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The behemoth retailer "is reconsidering its plan to bring 25,000 jobs to a new campus in New York City following a wave of opposition from local politicians," according to a story in The Washington Post published on Thursday. The Post, which is owned by Amazon founder and CEO Jeff Bezos, cited two people "familiar with the company's thinking."
The Post story stated that Amazon "has not leased or purchased office space for the project, making it easy to withdraw its commitment. Unlike in Virginia — where elected leaders quickly passed an incentive package for a separate headquarters facility — final approval from New York state is not expected until 2020."
Amazon issued an emailed statement through a spokeswoman, but did not deny Post's story.
“We’re focused on engaging with our new neighbors — small business owners, educators and community leaders. Whether it’s building a pipeline of local jobs through workforce training or funding computer science classes for thousands of New York City students, we are working hard to demonstrate what kind of neighbor we will be."
In November, the company had announced it would build two separate second headquarters: one in the Queens neighborhood of Long Island City and the other in Chrystal City, Virginia. The two cities were the winners of a national competition that pitted American cities against each other to woo the retailer and its promise of thousands of high-paying jobs.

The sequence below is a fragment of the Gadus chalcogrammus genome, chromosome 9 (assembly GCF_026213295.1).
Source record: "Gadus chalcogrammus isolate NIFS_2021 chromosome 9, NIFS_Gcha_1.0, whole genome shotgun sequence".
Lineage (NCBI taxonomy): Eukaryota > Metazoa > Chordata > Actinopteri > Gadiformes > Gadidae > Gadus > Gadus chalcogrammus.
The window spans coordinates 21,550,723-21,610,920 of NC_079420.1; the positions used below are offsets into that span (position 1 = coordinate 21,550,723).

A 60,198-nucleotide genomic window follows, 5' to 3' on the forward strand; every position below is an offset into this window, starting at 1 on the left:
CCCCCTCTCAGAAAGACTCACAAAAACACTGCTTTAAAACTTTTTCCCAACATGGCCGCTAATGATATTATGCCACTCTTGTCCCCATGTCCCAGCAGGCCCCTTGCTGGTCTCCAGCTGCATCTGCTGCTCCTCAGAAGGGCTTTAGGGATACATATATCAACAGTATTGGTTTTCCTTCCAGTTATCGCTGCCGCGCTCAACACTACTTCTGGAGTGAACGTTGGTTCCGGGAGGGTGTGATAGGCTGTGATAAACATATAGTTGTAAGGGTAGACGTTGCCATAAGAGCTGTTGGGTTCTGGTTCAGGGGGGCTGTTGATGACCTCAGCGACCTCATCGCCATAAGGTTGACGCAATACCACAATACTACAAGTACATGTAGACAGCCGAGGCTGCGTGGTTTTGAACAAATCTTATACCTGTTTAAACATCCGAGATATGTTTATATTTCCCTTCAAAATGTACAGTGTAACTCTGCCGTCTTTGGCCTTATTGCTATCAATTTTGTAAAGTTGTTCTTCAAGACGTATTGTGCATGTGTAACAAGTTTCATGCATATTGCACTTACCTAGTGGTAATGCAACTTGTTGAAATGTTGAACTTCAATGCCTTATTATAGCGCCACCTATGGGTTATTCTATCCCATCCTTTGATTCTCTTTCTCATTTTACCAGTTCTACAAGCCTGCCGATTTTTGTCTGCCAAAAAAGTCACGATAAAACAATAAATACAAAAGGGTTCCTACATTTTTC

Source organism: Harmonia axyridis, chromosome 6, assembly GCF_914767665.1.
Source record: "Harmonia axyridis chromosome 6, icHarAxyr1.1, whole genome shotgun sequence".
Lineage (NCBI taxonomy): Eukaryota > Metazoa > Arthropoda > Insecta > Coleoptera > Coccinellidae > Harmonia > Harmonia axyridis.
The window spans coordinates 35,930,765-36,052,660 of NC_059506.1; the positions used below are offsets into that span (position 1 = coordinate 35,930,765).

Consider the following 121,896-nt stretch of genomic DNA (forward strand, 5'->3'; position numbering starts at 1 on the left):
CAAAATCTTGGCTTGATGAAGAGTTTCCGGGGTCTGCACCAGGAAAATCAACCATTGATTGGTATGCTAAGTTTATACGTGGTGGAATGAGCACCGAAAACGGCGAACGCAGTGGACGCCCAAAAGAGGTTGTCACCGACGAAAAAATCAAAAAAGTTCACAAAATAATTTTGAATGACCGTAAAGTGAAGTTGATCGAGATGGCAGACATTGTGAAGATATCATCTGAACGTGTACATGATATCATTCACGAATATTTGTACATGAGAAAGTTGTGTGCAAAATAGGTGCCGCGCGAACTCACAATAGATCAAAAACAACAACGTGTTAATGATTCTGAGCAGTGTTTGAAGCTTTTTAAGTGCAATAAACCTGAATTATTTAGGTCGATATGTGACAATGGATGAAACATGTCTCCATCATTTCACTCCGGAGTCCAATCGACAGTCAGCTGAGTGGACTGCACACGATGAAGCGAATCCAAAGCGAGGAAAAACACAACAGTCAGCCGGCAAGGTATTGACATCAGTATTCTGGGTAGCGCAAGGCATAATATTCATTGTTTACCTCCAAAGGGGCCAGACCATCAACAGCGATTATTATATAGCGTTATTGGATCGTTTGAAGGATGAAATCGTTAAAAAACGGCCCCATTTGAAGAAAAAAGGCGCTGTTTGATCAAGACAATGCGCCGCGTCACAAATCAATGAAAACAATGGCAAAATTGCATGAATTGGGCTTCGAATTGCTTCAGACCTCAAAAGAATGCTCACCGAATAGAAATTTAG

But almost as soon as the company made the announcement, vocal politicians on the New York City Council and the New York state legislature, as well as residents and unions, voiced opposition to the plans to offer $3 billion in incentives to one of the world's largest companies owned by the world's richest man.
New York Governor Andrew Cuomo and New York City Mayor Bill de Blasio both praised the Amazon deal as a great prize for the local economy.
Responding to the report of Amazon's second thoughts, de Blasio's office said in a statement, "The Mayor fully expects Amazon to deliver on its promise to New Yorkers."
The governor defended the deal, while shifting the blame on intra-New York politics.
"The problem is the state Senate has adopted that position and that is what could stop Amazon. And if they do, I would not want to be a democratic senator coming back to my district to explain why Amazon left because I pandered to their politics. It would be a tremendous loss. It is the largest economic development transaction in the history of the state of New York," Cuomo said at an economic development address in Woodbury, Long Island, on Thursday.
Newly elected U.S. Rep. Alexandria Ocasio-Cortez, New York state Senator Michael Gianaris of Queens and City Councilman Jimmy Van Bramer have been leading the calls against Amazon.
On Thursday, Van Bremer released a statement saying, “Since the Governor and the Mayor announced the Amazon deal, I have joined many to fight it. We rose up and held the line. When a corporation is anti-union, pro-ICE and seeks billions in corporate welfare, we must fight back. It’s not over, but I’m proud of the values we fought for.”
ABC News' Danielle Leigh contributed to this report.